As I’m packing up my bag to go home for the day, a former student is suddenly framed in my classroom door.
We smile, hug, sit down, and a few minutes into the visit the former student clears their throat and says, “Can I ask you something?”
“Do you think about ______.”
“All the time.”
The former student smiles, “I’m glad you said that. I thought maybe I was weird or something, you know. Because I think about______all the time. Eating lunch. Lying in bed. Laughing about something______would laugh about.”
It was quite for a few minutes.
From the looks of things, we were both trying not to cry.
“Mr. Armstrong, is it weird I still think about ______?”
I reassure the student it was not weird. In fact, I ensured them it’s completely normal to think about the dead. Unfortunately, it’s also one of the bummers of being alive. But the living have an earthly responsibility to remember the dead. The remembering reminds us of the brevity of life and instructs us on how to be a better person.
I shift my weight in my chair and tell the former student that it was difficult for me to come back to the classroom this year. 17 years of teaching and I was unsure of myself. It wasn’t the material that unnerved me, it was trying to connect to students again. I believe it was and still is my social and emotional responsibilities of being a public school teacher. To show young people human connection was the heart of education. Which meant– I had work to do.
I explained I do some things differently now.
“Because of ______?”
“This year, I’ve made a conscious decision to connect with all my students. Not just the talkative ones. But the quiet ones. Like______. I made it a daily habit to greet all my students at the classroom door. Say hello, call them by name, and ask them how their day is going. It’s a nice moment between teacher and student.”
I tell the former student I regret that I never asked ______how the day is going.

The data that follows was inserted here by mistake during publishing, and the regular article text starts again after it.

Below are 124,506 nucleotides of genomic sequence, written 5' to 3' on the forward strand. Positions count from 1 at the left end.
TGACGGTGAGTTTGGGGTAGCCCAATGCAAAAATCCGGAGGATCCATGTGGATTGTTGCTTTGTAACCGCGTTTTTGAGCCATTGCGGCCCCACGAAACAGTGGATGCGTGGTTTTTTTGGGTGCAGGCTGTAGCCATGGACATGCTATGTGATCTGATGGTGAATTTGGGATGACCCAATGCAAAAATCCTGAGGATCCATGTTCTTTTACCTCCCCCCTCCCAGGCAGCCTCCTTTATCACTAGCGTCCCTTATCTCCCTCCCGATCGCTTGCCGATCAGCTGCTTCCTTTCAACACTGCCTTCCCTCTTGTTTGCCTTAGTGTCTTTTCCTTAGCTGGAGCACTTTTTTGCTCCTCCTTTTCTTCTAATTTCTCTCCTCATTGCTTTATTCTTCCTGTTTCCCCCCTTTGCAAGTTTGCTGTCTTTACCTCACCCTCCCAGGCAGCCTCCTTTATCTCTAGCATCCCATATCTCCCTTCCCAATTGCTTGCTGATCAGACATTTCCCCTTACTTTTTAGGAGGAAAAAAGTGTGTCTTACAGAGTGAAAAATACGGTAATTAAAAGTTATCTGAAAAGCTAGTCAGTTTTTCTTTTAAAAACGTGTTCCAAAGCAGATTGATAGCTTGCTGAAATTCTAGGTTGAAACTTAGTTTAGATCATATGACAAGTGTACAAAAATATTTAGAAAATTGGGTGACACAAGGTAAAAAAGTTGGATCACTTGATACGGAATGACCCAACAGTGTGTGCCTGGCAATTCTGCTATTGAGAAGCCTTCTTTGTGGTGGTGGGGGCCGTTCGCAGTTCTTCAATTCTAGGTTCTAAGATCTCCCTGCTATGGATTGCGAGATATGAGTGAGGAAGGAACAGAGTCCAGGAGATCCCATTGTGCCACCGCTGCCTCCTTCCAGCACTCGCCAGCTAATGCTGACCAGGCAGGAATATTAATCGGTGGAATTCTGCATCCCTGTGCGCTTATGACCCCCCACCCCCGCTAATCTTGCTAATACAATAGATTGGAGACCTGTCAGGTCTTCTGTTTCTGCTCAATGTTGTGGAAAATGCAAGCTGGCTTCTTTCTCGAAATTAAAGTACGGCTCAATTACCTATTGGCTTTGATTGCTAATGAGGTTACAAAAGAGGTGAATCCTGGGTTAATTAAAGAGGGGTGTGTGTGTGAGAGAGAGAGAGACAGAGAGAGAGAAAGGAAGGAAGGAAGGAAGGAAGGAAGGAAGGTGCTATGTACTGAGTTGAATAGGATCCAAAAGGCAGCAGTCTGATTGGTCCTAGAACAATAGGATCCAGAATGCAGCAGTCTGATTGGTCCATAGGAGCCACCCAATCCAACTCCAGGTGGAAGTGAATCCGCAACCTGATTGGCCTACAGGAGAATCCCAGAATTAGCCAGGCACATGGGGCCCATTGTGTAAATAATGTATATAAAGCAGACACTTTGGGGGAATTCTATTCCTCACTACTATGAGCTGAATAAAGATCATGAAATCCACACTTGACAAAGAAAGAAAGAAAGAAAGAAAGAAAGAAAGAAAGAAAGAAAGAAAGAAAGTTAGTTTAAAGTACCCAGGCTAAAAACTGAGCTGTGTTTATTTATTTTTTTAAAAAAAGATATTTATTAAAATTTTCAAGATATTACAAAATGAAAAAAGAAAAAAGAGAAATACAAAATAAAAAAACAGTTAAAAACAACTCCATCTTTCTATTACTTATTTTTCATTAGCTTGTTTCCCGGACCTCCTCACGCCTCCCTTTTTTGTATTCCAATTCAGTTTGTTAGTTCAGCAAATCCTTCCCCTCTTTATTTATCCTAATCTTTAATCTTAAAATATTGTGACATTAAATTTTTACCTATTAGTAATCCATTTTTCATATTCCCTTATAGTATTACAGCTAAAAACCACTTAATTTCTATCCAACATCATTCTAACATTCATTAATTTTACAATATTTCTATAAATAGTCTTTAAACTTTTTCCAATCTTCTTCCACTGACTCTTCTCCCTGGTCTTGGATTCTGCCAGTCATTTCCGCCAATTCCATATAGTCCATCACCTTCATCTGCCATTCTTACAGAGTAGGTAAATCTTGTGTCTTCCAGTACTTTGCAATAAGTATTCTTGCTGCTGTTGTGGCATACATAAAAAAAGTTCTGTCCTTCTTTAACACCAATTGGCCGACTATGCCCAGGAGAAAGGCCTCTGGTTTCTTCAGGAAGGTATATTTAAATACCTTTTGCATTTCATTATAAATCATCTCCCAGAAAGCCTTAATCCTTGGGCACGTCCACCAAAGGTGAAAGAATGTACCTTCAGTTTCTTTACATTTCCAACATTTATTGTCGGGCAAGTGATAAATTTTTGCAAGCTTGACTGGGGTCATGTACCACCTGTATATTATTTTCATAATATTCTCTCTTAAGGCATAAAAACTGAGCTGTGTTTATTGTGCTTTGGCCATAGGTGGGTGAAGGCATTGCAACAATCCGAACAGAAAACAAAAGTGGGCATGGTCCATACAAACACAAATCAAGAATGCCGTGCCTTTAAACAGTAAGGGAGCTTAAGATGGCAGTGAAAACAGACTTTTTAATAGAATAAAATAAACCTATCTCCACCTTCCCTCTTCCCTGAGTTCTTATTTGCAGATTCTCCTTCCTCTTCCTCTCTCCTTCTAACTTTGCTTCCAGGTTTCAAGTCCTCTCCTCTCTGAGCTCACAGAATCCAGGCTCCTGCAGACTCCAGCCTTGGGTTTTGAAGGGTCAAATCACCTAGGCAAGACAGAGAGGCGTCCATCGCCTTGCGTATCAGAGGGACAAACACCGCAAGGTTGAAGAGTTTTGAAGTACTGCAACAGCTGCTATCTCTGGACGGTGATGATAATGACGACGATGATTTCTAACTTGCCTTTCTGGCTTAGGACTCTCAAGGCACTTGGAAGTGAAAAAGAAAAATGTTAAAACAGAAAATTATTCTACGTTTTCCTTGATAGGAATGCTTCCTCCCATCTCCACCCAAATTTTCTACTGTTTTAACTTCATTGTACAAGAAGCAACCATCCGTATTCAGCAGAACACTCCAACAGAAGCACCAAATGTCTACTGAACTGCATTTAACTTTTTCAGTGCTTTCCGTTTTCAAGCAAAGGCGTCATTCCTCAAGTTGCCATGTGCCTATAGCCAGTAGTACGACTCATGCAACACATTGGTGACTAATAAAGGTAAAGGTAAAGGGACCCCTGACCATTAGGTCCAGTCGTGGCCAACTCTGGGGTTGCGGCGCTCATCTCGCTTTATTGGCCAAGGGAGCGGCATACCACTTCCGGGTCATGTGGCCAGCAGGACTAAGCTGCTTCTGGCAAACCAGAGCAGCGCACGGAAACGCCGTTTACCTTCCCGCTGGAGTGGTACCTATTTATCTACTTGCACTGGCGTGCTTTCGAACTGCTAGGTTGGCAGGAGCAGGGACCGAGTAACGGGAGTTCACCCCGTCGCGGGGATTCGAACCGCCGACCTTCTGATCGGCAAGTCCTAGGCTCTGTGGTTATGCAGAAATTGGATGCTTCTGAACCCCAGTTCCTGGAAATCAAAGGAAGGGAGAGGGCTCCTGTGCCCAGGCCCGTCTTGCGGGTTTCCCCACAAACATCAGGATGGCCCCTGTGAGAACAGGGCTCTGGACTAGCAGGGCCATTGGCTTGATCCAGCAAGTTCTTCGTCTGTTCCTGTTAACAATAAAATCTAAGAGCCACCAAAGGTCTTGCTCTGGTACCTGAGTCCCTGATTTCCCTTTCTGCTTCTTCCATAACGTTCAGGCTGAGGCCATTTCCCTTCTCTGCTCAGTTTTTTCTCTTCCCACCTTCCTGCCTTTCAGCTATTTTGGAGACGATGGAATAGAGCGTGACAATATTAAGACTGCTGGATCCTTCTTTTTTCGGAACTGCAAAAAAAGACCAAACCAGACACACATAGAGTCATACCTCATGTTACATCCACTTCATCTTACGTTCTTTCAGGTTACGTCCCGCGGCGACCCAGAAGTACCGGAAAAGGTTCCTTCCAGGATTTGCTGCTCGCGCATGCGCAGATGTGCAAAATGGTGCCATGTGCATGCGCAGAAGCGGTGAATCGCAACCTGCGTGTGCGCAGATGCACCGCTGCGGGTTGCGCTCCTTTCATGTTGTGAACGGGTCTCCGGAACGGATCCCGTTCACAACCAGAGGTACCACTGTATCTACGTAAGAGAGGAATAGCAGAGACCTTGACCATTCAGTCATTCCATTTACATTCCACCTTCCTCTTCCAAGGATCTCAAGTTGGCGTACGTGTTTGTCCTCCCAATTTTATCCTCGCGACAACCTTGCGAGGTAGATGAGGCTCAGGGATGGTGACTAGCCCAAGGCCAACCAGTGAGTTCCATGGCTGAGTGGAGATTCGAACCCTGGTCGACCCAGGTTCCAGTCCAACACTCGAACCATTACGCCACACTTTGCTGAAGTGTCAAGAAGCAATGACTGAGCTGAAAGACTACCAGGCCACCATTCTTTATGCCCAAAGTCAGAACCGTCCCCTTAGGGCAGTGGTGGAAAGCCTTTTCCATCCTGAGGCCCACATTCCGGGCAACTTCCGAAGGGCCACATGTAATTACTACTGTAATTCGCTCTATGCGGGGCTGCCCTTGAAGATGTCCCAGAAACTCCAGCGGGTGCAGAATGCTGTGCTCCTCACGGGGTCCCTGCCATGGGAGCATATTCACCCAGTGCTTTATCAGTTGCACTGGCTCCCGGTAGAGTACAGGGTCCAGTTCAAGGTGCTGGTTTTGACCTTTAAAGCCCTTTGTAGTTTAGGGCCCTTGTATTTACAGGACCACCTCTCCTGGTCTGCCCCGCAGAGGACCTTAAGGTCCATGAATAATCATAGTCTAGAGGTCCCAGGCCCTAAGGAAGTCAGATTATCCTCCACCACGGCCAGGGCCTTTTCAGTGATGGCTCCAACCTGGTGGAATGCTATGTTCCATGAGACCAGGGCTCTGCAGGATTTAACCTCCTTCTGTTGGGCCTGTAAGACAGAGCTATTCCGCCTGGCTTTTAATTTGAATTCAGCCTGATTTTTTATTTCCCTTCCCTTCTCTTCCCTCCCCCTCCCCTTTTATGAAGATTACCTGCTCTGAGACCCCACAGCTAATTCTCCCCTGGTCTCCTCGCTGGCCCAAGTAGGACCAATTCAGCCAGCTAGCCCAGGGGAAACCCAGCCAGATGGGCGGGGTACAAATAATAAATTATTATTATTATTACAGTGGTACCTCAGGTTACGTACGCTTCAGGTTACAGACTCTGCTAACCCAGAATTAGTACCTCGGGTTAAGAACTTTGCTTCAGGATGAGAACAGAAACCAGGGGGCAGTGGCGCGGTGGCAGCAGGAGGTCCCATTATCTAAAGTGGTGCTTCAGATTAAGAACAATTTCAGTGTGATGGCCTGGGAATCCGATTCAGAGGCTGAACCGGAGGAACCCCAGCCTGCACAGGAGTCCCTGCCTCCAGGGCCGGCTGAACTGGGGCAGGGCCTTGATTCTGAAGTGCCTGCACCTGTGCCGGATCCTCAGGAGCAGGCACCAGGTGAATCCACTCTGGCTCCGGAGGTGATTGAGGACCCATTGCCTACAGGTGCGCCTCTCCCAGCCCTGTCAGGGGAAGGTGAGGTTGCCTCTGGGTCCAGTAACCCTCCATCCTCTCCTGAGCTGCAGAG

For the rest of the visit, we steered the conversation away from _______. We talked about college, writing, about funny things that happened last year and how last year felt like it happened 20 years ago.
We walked out the classroom together, I locked the classroom door and told the former student that if they needed to talk about writing or life or ______ to please reach out to me.
We shook hands, parted ways, and I walked out to my car, cranked the engine, and thought about ______ all the way home.
Such is the internal life of a teacher.
PS– Writer Bill Lyon passed away on Sunday, November 17, 2019. Bill was a sports columnist for the Philadelphia Inquirer. I grew up reading Bill as he wrote with both Philadelphia grit and bleeding-heart honesty. The way he wrote suggested Bill believe sports revealed deeper truths about himself and humanity. There was a bigness to his articles, which I loved. Victory or defeat, the outcome was inconsequential–the game was always about truth. And sports were just sweaty keys to unlocking bigger mysteries.
Some 20 years ago, Bill wrote an article about his wife, Ethel, receiving a cancer diagnosis. I must of read the article a dozen times. I admired his vulnerability. For a man to print his fears without fear of shame or embarrassment was amazing to me. It was validation. It so bold, so unwavering and one of the finest things I ever read. I cut out the article and tacked it on a cork board in my bedroom where it stayed for years.
Bill Lyon was a major influence on what I’m trying to do. Write honestly about how fear and vulnerability reveal big truths about ourselves and the person we aspire to be.
Thank you, Bill. Rest easy.
Here is an excerpt from an article Bill wrote about life after Ethel (his wife), and why he’ll never, ever give in to Alzheimer’s